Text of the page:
Pasquarelli said Hyde acted as his "eyes and ears" when they would patrol the streets of Amsterdam at night.
"That's why they call them the guardians of the night," he said. "If I'm in trouble he knows, there's nothing that'll slow him down or scare him away if dad's in trouble, no matter what he has to face."
Rust chimed in.
"Notice how he said 'Dad?' We refer to these dogs as our own kids, the amount of time you spend with them feels almost like raising a kid," Rust said. "They used to tell me 20 years ago in the academy that the leash was like an umbilical cord, they feed off your emotions, they can tell when you're upset, they just know. They become family."
For Pasquarelli, Hyde has become an official member of the family now that he's retired, because he adopted Hyde as his very own.
"Dog handlers almost always take the dog on as their own once the dog retires," Rust said. "It's just natural."
Now that Pasquarelli has been promoted, and Hyde has retired, the K-9 unit is in need of a new dynamic duo.
"This is a seven- to eight-year commitment, and the right K-9 officer has to have a high interest level," Rust said. "It's important for the officer and the dog to like each other, and like what they're doing, because they have to grow together as a team in order to be successful."
Rust, who has 20 years of experience in the K-9 unit, knows when an officer is right for the job. He said he can just tell when the officer picks the dog.
Currently the APD is raising money through the sale of K-9 unit T-shirts for a new dog because the purchase of a dog alone is between $6,000 to $8,000.
"The reason we're selling T-shirts is because after 20 years in the K-9 unit, I have found tons of support in the community," Rust said. "I can go to the city administrators and say I need an allocated fund to purchase this dog, but I want to do it different, I don't want to do that until I absolutely have to. So far, the purchase of all these canines since 2000 have been funded through the community, so the dog is the community's dog, too. I like how that works, I like the community being involved."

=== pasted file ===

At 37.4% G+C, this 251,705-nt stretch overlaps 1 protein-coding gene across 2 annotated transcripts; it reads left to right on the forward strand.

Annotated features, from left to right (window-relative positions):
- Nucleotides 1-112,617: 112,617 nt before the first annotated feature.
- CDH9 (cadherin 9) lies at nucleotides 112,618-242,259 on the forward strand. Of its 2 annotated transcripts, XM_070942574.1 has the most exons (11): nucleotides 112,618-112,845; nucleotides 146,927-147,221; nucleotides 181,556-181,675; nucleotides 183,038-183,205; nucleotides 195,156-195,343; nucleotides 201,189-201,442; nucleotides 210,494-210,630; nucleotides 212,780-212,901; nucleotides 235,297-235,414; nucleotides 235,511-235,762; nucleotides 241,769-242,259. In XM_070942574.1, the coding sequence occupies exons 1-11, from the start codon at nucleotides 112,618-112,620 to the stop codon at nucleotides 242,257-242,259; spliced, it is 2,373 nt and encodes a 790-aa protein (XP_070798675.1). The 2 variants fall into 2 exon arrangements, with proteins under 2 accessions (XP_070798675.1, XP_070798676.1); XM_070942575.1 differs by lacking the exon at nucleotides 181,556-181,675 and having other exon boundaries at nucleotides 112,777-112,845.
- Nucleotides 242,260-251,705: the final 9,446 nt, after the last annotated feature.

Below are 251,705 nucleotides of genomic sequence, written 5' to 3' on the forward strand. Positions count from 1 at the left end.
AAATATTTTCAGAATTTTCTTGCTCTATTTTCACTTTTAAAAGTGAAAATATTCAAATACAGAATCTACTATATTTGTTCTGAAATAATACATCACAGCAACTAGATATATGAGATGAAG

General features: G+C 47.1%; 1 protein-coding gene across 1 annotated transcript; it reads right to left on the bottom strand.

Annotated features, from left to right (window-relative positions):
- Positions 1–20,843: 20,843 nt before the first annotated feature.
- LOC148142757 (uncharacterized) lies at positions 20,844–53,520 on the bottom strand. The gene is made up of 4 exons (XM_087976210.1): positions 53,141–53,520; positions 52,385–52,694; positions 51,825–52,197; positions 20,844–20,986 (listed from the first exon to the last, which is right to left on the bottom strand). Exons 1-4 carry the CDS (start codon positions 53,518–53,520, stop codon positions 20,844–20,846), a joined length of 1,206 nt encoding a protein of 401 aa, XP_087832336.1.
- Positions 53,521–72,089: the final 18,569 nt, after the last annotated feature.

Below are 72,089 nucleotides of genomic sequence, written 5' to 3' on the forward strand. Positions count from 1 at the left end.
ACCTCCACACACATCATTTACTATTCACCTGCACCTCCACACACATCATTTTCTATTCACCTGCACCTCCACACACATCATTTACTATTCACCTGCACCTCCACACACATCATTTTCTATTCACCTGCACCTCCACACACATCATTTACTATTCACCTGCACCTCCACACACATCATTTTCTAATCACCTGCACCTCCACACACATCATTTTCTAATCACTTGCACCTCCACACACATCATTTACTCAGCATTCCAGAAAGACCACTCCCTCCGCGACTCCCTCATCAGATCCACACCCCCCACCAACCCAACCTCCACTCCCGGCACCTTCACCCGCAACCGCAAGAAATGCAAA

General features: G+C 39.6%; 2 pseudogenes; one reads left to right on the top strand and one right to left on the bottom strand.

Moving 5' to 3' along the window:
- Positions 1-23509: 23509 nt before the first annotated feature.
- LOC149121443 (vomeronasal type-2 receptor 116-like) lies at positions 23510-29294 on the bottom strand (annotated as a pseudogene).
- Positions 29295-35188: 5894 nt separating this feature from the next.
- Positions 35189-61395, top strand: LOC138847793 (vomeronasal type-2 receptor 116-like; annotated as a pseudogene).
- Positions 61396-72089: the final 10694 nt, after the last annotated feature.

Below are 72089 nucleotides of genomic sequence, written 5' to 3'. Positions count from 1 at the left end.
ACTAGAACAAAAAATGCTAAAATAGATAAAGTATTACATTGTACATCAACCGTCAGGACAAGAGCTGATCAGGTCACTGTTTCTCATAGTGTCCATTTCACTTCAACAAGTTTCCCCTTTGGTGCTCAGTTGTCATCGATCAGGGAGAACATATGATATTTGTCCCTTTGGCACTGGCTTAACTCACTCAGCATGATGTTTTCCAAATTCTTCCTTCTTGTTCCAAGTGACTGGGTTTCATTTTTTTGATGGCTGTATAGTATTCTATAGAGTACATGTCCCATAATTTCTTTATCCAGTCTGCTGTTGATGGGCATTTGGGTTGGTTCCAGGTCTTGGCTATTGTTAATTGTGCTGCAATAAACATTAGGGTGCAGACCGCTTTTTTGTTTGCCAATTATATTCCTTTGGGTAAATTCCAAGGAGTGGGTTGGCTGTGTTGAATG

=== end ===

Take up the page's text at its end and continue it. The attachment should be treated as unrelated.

Rust said he's sold about 350 T-shirts and has received sponsorships from local businesses, totaling roughly half of the overall dog cost.
He said he goes to local events promoting the T-shirts, while promoting the K-9 unit at the same time.
The new officer and dog are expected to enter the force soon, but in the meantime, Hyde is working part-time, and Pasquarelli starts his new position as detective Sunday.
As much as he's excited about the promotion, however, he said he still misses working with his best friend.
"There's a giant void. When I'm driving in the patrol car, and I look in the back expecting him to be there, and he's not, but I know I get to come home to him."